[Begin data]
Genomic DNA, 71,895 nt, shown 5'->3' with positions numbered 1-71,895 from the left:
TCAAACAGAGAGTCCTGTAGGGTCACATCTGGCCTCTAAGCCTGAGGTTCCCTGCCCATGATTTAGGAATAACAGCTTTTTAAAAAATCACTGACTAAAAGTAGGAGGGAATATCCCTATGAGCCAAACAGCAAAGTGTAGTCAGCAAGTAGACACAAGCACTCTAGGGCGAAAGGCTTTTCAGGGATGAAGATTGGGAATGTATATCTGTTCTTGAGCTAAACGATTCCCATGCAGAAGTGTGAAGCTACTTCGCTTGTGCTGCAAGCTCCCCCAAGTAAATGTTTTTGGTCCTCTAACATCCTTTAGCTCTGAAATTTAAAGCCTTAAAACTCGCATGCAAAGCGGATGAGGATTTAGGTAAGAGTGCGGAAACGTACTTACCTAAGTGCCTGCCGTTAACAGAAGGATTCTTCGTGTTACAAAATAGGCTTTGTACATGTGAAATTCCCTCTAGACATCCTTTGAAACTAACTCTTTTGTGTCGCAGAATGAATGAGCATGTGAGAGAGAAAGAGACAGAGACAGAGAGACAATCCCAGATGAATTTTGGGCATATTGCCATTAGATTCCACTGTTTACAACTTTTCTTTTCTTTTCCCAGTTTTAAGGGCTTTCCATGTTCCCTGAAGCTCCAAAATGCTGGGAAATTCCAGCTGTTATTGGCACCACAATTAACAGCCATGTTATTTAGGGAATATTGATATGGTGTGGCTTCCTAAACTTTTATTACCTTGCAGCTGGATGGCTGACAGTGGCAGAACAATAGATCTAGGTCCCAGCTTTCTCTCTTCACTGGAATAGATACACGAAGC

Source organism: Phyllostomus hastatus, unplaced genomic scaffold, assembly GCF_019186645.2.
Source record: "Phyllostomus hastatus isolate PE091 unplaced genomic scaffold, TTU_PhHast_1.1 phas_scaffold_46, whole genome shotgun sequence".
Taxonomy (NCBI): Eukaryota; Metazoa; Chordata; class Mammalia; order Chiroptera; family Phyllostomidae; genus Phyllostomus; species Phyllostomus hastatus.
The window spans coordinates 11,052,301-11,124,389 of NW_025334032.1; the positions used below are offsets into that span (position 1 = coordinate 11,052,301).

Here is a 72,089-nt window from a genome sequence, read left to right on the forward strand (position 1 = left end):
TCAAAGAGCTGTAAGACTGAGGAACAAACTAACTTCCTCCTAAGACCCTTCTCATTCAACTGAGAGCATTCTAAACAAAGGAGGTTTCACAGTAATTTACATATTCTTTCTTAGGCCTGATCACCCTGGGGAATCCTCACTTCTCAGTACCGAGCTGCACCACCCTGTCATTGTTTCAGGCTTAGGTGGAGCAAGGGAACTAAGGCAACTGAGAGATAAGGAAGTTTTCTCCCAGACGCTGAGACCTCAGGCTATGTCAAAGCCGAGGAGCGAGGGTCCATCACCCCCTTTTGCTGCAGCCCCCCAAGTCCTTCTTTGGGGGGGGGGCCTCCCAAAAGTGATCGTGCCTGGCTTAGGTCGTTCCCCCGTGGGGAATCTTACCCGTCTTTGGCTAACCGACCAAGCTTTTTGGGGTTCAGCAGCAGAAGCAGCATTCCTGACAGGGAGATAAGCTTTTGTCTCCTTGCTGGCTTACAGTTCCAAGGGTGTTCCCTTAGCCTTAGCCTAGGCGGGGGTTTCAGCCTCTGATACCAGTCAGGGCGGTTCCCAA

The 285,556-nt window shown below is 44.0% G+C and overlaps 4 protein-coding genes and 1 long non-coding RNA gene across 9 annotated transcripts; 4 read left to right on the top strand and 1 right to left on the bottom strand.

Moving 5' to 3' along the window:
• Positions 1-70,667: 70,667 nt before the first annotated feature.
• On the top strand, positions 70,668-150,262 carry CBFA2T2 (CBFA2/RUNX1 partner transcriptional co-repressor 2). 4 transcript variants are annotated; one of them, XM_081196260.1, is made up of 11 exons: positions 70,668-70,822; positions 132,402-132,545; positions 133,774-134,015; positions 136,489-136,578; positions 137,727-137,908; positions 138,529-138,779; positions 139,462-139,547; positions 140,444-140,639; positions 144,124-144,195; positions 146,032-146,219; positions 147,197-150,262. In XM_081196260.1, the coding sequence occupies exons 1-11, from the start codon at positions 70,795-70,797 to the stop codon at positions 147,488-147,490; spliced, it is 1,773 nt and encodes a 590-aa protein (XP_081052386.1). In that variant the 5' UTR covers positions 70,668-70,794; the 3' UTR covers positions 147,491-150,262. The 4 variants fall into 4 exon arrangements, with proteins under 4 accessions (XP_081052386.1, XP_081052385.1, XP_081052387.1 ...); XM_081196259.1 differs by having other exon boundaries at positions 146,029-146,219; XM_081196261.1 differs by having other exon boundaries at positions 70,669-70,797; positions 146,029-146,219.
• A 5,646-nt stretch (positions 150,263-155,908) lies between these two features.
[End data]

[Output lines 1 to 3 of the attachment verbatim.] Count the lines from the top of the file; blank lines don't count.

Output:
Genomic DNA, 71,895 nt, shown 5'->3' with positions numbered 1-71,895 from the left:
TCAAACAGAGAGTCCTGTAGGGTCACATCTGGCCTCTAAGCCTGAGGTTCCCTGCCCATGATTTAGGAATAACAGCTTTTTAAAAAATCACTGACTAAAAGTAGGAGGGAATATCCCTATGAGCCAAACAGCAAAGTGTAGTCAGCAAGTAGACACAAGCACTCTAGGGCGAAAGGCTTTTCAGGGATGAAGATTGGGAATGTATATCTGTTCTTGAGCTAAACGATTCCCATGCAGAAGTGTGAAGCTACTTCGCTTGTGCTGCAAGCTCCCCCAAGTAAATGTTTTTGGTCCTCTAACATCCTTTAGCTCTGAAATTTAAAGCCTTAAAACTCGCATGCAAAGCGGATGAGGATTTAGGTAAGAGTGCGGAAACGTACTTACCTAAGTGCCTGCCGTTAACAGAAGGATTCTTCGTGTTACAAAATAGGCTTTGTACATGTGAAATTCCCTCTAGACATCCTTTGAAACTAACTCTTTTGTGTCGCAGAATGAATGAGCATGTGAGAGAGAAAGAGACAGAGACAGAGAGACAATCCCAGATGAATTTTGGGCATATTGCCATTAGATTCCACTGTTTACAACTTTTCTTTTCTTTTCCCAGTTTTAAGGGCTTTCCATGTTCCCTGAAGCTCCAAAATGCTGGGAAATTCCAGCTGTTATTGGCACCACAATTAACAGCCATGTTATTTAGGGAATATTGATATGGTGTGGCTTCCTAAACTTTTATTACCTTGCAGCTGGATGGCTGACAGTGGCAGAACAATAGATCTAGGTCCCAGCTTTCTCTCTTCACTGGAATAGATACACGAAGC

Source organism: Phyllostomus hastatus, unplaced genomic scaffold, assembly GCF_019186645.2.